Cancer, sadly, is the second most common cause of nosebleeds. When my beloved Peyton sprang from the grooming table, she bled a little from her nose. I put her to sleep right away and scoped her nose (this was before I had my CT, or I would have performed that test as well). Her nose had a shimmering white tumor, and the biopsies revealed lymphosarcoma. Before giving up the fight after 14 months of valiant effort.

I want to demonstrate what nasal tumors are like on CT scans. The dog in the first set of pictures has been experiencing nosebleeds on and off for three months, even though the first one actually happened a year ago. The septum was obliterated. The eye’s orbit has been obliterated. There is a tumor visible in the brain, and the cribriform plate separating the nose and brain has been damaged. This dog’s face showed no signs of the tumor, as you can see.

The following pictures show a dog who has experienced nosebleeds for a year (Lucky Reid). A malignancy in the left nasal cavity has destroyed the typical turbinate bone structure of the nose.

The final pictures show a dog who has previously experienced nasal congestion (talk about a sharp owner spotting an issue!). There is an aggressive right-sided nasal tumor that has crossed the midline and entered the left nasal cavity (Pilot Bennett).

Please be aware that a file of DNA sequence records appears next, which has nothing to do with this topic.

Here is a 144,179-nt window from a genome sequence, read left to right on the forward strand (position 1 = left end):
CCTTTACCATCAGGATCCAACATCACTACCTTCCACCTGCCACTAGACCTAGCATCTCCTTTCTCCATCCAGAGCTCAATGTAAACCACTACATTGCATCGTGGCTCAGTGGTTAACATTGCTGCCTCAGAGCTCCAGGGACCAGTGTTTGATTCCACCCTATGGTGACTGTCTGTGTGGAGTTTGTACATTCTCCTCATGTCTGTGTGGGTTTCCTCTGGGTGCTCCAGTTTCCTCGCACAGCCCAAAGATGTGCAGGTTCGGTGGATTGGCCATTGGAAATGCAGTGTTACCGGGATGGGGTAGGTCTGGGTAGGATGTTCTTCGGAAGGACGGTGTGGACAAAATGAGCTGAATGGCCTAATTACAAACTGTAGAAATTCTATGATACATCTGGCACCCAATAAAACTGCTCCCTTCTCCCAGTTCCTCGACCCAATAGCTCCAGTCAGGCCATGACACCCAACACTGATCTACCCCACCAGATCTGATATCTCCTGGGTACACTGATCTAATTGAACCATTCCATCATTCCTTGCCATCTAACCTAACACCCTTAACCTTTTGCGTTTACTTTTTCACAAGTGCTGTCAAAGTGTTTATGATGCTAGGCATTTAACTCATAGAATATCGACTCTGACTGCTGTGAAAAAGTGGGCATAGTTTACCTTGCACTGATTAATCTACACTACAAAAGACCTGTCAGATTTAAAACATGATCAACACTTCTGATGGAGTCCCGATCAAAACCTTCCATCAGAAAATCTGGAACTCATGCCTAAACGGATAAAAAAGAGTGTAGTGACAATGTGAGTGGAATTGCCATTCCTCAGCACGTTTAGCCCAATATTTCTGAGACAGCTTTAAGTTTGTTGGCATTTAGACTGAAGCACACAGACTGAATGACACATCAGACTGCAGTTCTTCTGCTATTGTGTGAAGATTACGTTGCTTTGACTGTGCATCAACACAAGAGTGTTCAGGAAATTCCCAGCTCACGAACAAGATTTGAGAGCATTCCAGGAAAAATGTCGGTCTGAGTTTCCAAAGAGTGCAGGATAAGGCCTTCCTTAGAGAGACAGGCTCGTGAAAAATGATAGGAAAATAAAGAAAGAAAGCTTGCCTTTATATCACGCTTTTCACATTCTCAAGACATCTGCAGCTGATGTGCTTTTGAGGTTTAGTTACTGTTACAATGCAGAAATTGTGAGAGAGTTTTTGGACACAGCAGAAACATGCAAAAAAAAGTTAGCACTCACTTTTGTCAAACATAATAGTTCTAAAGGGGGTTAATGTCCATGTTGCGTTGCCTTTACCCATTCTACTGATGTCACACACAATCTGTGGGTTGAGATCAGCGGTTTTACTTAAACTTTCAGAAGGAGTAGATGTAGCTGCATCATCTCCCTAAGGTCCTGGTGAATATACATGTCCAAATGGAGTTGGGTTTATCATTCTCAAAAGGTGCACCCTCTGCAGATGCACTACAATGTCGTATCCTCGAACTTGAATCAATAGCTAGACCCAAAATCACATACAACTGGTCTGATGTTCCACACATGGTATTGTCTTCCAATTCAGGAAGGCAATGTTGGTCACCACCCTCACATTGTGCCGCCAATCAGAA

I hope you can see from some of these photos how sensitive CT is for finding nasal cancers. If your dog develops a nosebleed, please don’t let him go. I sincerely hope none of you have to treat a loving pet for nasal cancer. It is time to get a referral for aggressive diagnostics because this is NOT normal.

Do nosebleeds result from dehydration?

Typical Reasons for Nosebleeds Bloody noses are rather typical. They can be brought on by a number of things, such as dehydration. Dry, chilly air.

Can dogs sneeze and have nosebleeds?

Numerous factors, including sneezing brought on by allergies, infections, foreign objects, polyps, and bleeding disorders, can cause nosebleeds in dogs. While ultimately you’ll need to determine the cause of your dog’s nosebleed, your immediate goal should be to stop the bleeding. For that:

  • Keep your dog calm and soothed.
  • Use something absorbent to cover the bleeding nostril.
  • In the region above your dog’s eyes and nostrils, apply a cold compress.
  • Don’t put anything inside your dog’s nostril or bend its head back to slow the blood flow.
  • If bleeding does not cease in a few minutes, contact your veterinarian right away.

Why sneeze blood when a dog is old?

A simple “Bless you” could stop this kind of sneeze, we wish! However, if your dog is sneezing blood, you should get them checked for an underlying issue, such as debris like grass awns or foxtails lodged in their snout. Bloody noses can also be brought on by bacterial infections, fungal disorders, or even nasal tumors.

Keep your dog quiet and relaxed to lower their blood pressure, which can therefore slow the blood flow to their nose, which can help stop a nosebleed at home. If your dog agrees, you can apply pressure or perhaps some ice on the nose’s bridge.

What are the top 3 reasons for nosebleeds?


  • Chronic sinusitis (nasal and sinus infection)
  • Allergies.
  • using aspirin.
  • bleeding conditions like hemophilia.
  • Anticoagulants that thin the blood, including heparin and warfarin.
  • irritating chemicals like ammonia.
  • persistent sinusitis
  • using cocaine.